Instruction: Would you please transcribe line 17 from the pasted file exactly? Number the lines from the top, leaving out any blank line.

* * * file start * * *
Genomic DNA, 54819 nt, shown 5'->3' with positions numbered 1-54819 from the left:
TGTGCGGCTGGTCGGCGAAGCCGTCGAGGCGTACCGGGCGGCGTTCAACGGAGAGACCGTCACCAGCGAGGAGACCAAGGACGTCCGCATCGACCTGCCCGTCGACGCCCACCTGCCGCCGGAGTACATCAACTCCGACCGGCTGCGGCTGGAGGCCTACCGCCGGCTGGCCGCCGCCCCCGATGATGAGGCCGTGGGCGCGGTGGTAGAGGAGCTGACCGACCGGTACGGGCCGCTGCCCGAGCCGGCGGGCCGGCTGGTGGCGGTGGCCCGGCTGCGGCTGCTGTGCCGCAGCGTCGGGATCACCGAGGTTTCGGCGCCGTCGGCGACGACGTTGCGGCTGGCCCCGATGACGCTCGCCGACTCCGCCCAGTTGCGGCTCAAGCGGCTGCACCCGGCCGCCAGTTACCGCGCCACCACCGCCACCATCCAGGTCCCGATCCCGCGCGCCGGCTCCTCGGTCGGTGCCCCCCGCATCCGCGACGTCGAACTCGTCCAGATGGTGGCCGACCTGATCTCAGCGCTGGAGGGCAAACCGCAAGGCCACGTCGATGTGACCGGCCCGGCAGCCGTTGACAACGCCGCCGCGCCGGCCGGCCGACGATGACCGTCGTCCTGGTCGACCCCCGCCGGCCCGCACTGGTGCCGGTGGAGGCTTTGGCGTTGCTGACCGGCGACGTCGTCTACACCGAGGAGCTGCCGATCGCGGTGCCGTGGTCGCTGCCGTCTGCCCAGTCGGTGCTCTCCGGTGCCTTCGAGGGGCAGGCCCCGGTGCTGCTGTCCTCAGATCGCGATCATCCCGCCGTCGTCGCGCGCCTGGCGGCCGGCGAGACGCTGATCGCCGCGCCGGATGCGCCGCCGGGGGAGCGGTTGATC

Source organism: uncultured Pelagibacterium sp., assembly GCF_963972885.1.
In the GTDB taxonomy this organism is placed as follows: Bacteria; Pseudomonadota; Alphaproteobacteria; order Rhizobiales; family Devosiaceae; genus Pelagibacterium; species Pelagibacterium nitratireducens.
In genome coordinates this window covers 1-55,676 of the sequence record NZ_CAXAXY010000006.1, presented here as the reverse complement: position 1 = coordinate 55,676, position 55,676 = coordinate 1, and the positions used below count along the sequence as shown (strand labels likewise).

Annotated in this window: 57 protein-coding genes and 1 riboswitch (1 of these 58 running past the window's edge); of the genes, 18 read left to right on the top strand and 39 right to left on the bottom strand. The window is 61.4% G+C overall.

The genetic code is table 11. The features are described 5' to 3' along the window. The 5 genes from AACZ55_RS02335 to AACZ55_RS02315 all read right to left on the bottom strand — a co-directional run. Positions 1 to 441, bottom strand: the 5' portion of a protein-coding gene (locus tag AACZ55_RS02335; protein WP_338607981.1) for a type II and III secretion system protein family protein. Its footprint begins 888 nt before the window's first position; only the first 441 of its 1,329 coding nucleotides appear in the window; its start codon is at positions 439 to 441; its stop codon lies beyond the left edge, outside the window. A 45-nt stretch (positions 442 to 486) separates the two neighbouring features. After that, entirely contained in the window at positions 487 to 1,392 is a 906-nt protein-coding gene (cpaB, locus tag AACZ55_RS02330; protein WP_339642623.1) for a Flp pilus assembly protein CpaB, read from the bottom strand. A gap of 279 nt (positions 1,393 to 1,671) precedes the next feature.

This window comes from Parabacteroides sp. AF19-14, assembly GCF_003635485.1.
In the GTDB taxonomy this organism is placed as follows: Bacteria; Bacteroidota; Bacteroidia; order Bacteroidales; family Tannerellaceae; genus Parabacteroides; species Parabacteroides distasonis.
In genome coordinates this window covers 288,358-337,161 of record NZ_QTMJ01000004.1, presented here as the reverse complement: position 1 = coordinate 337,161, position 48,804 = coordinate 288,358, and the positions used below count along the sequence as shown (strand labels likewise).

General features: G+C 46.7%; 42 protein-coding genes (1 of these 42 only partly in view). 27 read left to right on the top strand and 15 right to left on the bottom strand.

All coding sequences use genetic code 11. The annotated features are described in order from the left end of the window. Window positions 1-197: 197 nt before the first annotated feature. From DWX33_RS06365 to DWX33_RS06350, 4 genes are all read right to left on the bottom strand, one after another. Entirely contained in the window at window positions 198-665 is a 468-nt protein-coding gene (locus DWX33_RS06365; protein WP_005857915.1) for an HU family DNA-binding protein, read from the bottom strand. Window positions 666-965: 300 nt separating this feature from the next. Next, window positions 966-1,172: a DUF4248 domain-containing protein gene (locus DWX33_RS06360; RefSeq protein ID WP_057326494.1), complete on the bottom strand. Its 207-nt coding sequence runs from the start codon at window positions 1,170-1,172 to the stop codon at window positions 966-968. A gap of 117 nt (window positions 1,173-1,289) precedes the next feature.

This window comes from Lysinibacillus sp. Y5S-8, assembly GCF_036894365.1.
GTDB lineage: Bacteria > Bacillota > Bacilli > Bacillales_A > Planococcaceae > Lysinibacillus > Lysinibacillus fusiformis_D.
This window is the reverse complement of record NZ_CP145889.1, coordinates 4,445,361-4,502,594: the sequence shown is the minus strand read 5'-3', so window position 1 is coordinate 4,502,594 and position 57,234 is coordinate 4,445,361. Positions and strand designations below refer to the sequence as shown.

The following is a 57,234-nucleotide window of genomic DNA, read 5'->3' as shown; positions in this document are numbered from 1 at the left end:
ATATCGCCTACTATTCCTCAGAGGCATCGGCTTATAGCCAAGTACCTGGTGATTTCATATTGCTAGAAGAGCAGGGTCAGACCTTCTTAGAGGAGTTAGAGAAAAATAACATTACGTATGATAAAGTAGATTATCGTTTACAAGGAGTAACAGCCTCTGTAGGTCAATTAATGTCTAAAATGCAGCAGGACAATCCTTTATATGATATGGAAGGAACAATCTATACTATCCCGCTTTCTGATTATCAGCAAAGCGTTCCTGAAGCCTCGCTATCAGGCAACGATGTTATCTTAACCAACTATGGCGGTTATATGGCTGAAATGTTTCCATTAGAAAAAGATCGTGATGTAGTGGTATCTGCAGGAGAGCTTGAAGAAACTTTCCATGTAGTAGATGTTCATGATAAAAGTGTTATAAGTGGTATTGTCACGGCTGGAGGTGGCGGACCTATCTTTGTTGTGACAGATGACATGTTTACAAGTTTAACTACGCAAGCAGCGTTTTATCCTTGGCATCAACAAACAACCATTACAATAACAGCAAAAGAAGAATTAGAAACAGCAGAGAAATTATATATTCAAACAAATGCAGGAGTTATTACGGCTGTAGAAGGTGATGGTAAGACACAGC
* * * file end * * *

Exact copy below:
ATATCGCCTACTATTCCTCAGAGGCATCGGCTTATAGCCAAGTACCTGGTGATTTCATATTGCTAGAAGAGCAGGGTCAGACCTTCTTAGAGGAGTTAGAGAAAAATAACATTACGTATGATAAAGTAGATTATCGTTTACAAGGAGTAACAGCCTCTGTAGGTCAATTAATGTCTAAAATGCAGCAGGACAATCCTTTATATGATATGGAAGGAACAATCTATACTATCCCGCTTTCTGATTATCAGCAAAGCGTTCCTGAAGCCTCGCTATCAGGCAACGATGTTATCTTAACCAACTATGGCGGTTATATGGCTGAAATGTTTCCATTAGAAAAAGATCGTGATGTAGTGGTATCTGCAGGAGAGCTTGAAGAAACTTTCCATGTAGTAGATGTTCATGATAAAAGTGTTATAAGTGGTATTGTCACGGCTGGAGGTGGCGGACCTATCTTTGTTGTGACAGATGACATGTTTACAAGTTTAACTACGCAAGCAGCGTTTTATCCTTGGCATCAACAAACAACCATTACAATAACAGCAAAAGAAGAATTAGAAACAGCAGAGAAATTATATATTCAAACAAATGCAGGAGTTATTACGGCTGTAGAAGGTGATGGTAAGACACAGC